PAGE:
He said he refused to answer HUAC's questions because "I don't want to become a party to a medieval inquisition." The probers didn't use thumbscrews or other torture machines, he said. They used contempt citations and perjury indictments to gain their ends.
The real victims, he said, were the students "who, under coerced instruction, will lose large portions of their cultural heritage. Without the right to hear, to speak and to think, learning will become a mere rote memory.
"I think, therefore, that teachers must defend the whole tradition - if necessary with their jobs. For if we begin concealing the knowledge we have, we shall no longer be teachers, we shall be hacks."
Dr. Dunham returned to Temple following his ostracism for the first time in 1977 when he was guest speaker at the annual induction of Phi Beta Kappa. His experience lent his speech on moral courage an uncharacteristic immediacy.
Thinkers, he said, should be prepared to encounter the enemies of truth using "defamation, excommunication, imprisonment and death" as their weapons. "Accept your own vulnerability. Prepare to be hurt," he said.
What he had feared most, he said later, was social isolation. But it never happened. "Neighbors would talk over the hedge, and they would come by for tea. In this kind of struggle," he said, "you meet the best people."
After his ouster, Elizabeth Flowers, a philosophy professor at the University of Pennsylvania was asked to take over his courses. She refused. ''It was a terrible thing they did at Temple," she said. "We were all disappointed that the faculty senate there wasn't more effective."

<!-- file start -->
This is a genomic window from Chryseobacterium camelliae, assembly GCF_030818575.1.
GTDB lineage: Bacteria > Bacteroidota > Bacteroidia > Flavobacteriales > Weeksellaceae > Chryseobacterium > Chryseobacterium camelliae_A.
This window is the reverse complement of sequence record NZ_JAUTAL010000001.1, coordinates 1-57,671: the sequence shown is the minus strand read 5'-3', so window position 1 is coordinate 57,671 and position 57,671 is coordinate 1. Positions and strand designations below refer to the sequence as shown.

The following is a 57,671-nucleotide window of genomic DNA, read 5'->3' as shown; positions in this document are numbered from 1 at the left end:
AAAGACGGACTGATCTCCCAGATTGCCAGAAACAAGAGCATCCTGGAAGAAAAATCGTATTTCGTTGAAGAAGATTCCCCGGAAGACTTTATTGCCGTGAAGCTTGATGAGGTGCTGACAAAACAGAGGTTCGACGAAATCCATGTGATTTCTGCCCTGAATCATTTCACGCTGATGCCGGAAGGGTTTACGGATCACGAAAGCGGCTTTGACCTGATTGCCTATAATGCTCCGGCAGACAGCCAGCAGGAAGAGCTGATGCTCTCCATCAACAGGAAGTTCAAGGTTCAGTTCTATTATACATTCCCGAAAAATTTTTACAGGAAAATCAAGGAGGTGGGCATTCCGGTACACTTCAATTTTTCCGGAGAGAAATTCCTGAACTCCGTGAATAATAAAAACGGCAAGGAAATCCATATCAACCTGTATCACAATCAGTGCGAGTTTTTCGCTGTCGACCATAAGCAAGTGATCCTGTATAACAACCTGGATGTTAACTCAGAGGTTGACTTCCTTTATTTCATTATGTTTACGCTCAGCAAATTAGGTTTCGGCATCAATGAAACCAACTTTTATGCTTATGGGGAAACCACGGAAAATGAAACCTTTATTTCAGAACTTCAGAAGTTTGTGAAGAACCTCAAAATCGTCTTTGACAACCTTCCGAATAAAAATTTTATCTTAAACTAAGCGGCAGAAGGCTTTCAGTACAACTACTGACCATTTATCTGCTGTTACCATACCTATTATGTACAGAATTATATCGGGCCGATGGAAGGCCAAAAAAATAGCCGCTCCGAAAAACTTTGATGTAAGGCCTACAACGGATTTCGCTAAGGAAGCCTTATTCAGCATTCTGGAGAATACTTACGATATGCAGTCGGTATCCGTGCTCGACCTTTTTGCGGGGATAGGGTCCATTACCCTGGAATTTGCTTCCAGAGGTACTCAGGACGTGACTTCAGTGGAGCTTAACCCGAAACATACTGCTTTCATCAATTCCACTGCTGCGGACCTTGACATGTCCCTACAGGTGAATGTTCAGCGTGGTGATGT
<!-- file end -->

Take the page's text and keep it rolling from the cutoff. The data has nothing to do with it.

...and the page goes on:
Barred from the campus, he was deprived even of the use of the library. He was welcome to do his research at Penn's library and welcome to use half of Flowers' office.
Flowers said the strongest association she had involving Dr. Dunham was not with Marxism or ethics, but with his popularizing a baseball story in which three umpires compare calls.
" 'I calls 'em as I sees 'em,' says the first. 'I calls 'em as they are,' says the second. 'Don't be silly,' says the third. 'They are as I calls 'em.' ''
This was baseball serving philosophy. The story was Dr. Dunham's shorthand for describing theories of knowledge.
Dr. Dunham held a variety of part-time teaching positions during the intervening decades - at Beaver College, the University of Pennsylvania and Montgomery County Community College. He also wrote several more books, six in all.
In 1955, a federal District Court in Washington overturned Dr. Dunham's contempt-of-Congress conviction, and, a year later, the American Association of University Professors censured Temple University for firing Dr. Dunham without due process.
Temple attempted to make amends in 1981 by appointing Dr. Dunham emeritus professor of philosophy. That enabled him to collect his pension, which had been denied him after he was fired. But he never taught at the school again.
At Dr. Dunham's reinstatement, Temple president Marvin Wachman acknowledged that the ceremony "removes a painful vestige of McCarthyism, that sad and bitter period in our national history."
"I'm delighted, of course," Dr. Dunham said at the time. "We ought never to have been parted, but that was the kind of thing that happened 28 years ago. I'm glad to be back."
In addition to his son, Clarke, he is survived by his wife, Alice Clarke Dunham, who was born on the same day and in the same town as her husband, and four grandchildren.
A memorial service will be held at a later date.